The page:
New Telegraph

2023: A rhapsody of reality

With political tensions on the rise lately, it is no longer news that the 2023 general elections are around the corner even with political gladiators getting ready for the ‘big’ game as usual. While the coast is clearer the terrain doesn’t seem to assume much of unfamiliar episodes than what we are used to based on familiar landscapes. With more of political realities unfolding each passing day, we are fast being engrossed in what we should, most likely, look forward to seeing in the very near future, should Christ tarries. Whether we should be expecting a tougher atmosphere this time, or rather one with all sense of responsibilities on everyone’s part would be playing out, is a question still hanging in the balance, and may require some patience in watching, most especially as events keep unfolding before our very eyes.

Beginning with correcting the Godforsaking attitude of our dear so-called politicians, to our apathetic perception to politics in its entirety, should, at least, begin to attract the attention of our beloved Independent National Electoral Commission (INEC) as a way of ensuring, once again, a free, fair as well as credible plus uninterrupted electoral process. Up till now, there have been speculations from different quarters as to who and who is willing or not willing to run even while some are not willing to state their intentions yet for fear of being maligned by one enemy or the other, most especially, from the opposition camp where everyone is presumed to be a capable, potential enemy.

As we cannot ascertain which political party or candidate means well for the masses except through manifestos which are clearly stated by each registered political party competing with others. Apparently, our clear preference of a multi-party system to a one or two-party system is quite evident in the way we have played to the gallery over some twentythree years ago, since the very genesis of this dispensation, in 1999, following a successful transition from military to civil rule. Most recently, we have witnessed quite a few of this drama unfold, with the most recent happening among those who could be described as political titans and warlords whose strong ties have lasted decades almost without prejudice.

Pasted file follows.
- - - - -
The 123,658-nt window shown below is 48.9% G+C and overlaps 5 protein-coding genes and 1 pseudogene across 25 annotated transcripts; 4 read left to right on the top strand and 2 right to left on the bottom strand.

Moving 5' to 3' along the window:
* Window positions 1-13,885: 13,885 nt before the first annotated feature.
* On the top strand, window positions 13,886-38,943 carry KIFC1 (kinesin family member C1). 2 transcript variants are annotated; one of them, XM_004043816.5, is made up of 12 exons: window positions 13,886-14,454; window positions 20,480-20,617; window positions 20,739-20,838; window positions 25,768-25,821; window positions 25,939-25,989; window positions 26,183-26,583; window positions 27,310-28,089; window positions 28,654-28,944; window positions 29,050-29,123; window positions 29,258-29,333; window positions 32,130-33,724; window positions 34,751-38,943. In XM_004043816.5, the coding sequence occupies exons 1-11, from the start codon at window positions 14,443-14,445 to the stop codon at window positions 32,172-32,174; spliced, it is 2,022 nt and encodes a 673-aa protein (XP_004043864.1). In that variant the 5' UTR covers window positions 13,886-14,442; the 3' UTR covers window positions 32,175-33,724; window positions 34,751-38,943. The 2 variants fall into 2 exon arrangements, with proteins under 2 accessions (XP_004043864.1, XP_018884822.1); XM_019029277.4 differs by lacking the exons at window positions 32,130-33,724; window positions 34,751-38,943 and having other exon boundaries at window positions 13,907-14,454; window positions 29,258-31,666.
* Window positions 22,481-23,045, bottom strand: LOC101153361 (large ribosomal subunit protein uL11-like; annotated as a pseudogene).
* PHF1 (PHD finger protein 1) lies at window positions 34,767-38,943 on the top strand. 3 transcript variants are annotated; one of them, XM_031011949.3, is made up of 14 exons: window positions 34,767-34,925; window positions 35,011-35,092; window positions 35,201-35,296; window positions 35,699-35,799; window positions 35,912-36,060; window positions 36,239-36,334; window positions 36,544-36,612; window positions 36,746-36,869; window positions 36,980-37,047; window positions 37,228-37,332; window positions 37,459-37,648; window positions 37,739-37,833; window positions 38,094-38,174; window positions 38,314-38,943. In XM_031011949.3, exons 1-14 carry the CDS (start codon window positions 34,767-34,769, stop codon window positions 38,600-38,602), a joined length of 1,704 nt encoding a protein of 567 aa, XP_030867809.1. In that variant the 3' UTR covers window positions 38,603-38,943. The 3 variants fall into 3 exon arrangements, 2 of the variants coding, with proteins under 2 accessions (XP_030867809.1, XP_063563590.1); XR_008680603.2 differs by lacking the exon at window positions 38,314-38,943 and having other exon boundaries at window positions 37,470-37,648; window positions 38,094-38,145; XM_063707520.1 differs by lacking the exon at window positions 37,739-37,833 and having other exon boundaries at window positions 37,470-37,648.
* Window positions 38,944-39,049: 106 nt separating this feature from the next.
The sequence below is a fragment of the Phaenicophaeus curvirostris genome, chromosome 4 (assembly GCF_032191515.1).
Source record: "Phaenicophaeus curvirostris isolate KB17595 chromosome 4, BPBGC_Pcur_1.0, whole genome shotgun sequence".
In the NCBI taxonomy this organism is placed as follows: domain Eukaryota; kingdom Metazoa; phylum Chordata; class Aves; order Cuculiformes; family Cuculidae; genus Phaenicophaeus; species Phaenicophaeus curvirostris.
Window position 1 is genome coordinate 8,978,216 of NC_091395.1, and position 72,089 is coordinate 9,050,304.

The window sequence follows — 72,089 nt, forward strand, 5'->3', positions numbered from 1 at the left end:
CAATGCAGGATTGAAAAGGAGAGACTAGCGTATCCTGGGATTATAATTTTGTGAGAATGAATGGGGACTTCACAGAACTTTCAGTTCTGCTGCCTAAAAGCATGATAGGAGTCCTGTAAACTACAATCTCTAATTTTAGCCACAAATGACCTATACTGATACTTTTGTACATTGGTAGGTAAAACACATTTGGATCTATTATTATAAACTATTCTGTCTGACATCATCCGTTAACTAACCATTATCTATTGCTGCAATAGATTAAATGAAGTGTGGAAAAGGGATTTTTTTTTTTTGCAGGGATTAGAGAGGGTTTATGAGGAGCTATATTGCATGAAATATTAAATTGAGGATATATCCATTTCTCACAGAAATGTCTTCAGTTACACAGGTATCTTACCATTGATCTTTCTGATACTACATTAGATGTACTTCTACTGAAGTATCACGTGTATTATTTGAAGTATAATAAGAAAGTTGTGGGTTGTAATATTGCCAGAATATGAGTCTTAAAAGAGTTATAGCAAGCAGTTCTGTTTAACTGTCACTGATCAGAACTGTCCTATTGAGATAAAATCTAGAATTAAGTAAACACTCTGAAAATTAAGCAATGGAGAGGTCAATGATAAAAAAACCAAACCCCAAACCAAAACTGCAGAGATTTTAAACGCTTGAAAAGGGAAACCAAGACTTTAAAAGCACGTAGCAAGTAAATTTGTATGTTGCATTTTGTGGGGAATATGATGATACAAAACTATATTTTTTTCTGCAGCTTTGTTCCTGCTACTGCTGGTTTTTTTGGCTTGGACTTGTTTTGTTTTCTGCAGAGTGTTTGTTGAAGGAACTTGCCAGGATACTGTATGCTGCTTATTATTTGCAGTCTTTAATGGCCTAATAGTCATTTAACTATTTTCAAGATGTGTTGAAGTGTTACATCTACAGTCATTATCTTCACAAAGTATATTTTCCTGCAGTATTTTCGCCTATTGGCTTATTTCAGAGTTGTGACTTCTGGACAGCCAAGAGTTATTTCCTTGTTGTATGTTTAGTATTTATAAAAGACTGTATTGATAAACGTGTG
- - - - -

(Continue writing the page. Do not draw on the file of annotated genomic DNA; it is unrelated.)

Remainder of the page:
Alas! Things are beginning to fall apart with the centre gradually losing its capacity to retain the so-called “common interest.” How are the ‘mighty’ falling! In a moment, by mid-year, the political sphere would have gathered more practical momentum than what we are experiencing at the moment – security details would have doubled what is currently obtainable courtesy of politicians seeking one public office or the other – at least, to keep both assumed and supposed enemy, at far-reaching ends. Hmm, what about the “actions and reactions” candidates are well known for?

It is high time our beloved politicians had a rethink on resorting to violence to win elections – a feat that could be achieved through pure political means, by just engaging quite sound, convincing as well as charismatic ideologies on the crests of vibrant rostrum. Does it really matter whether we are a one-party, two or multi-party system to practice viable and enduring democracy, where everyone feels secured and protected, regardless of race or political affiliations, or some kind of interest group, for a certainty? Of course not. Generally, we are shaped politically or otherwise through the view we hold.

This is quite obvious in our general attitude to political issues of the day, which has affected the turnover of statistics through periodic elections. A better view on politics held by a particular region may give it a leap over others which are not as circumspect as it is. Perpetually, views held on issues, regardless of their nature, shape or mould us better than actions.

Pertinent to us, a multi-party society has been highly captivating, which is probably owing to either our perception of the concept of power, or all it represents, capable or incapable. Varying degrees of comparison have trailed our polls in the past even till now, leaving us with evidence of immaturity in handling democratic activities worthy of emulation.

Worthy of note are lessons from the highly reckoned 1993 presidential elections anchored by the Humphrey Nwosuled National Electoral Commission (NEC) due to the sorts of democratic frivolities which have pervaded the terrain since then, making it almost impossible to think such a free, fair and modest electoral affirmative, devoid of manipulations of any kind had happened during a presumed ferocious yet educative regime of our beloved octogenarian-general, with democratic inclinations – I mean, the General Ibrahim Badamasi Babangida (GCFR), the former ‘military President’, whom we have blamed and still blaming for our democratic woes rather than commending for masterminding such an electoral masterpiece, which remains a worthy reference in our political chronicle, with unending relevance. Of a fact, I still do not know of any noticeable changes that had unfolded or just unfolding in our political system through the pedagogic routine of elections international observers team over the years, in spite of the large chunk of national budget squandered on the worthy initiative since inception.

We must have a rethink! Yet, our political deformity has been, over the years, that of continual recklessness courtesy of laniary, to a more-complicated binary of fabricated intrigues; to which quite a couple of sinister meanings have been read by nimble observers from both within and in the diaspora.

•Oguntoye writes from Otta, Ogun State

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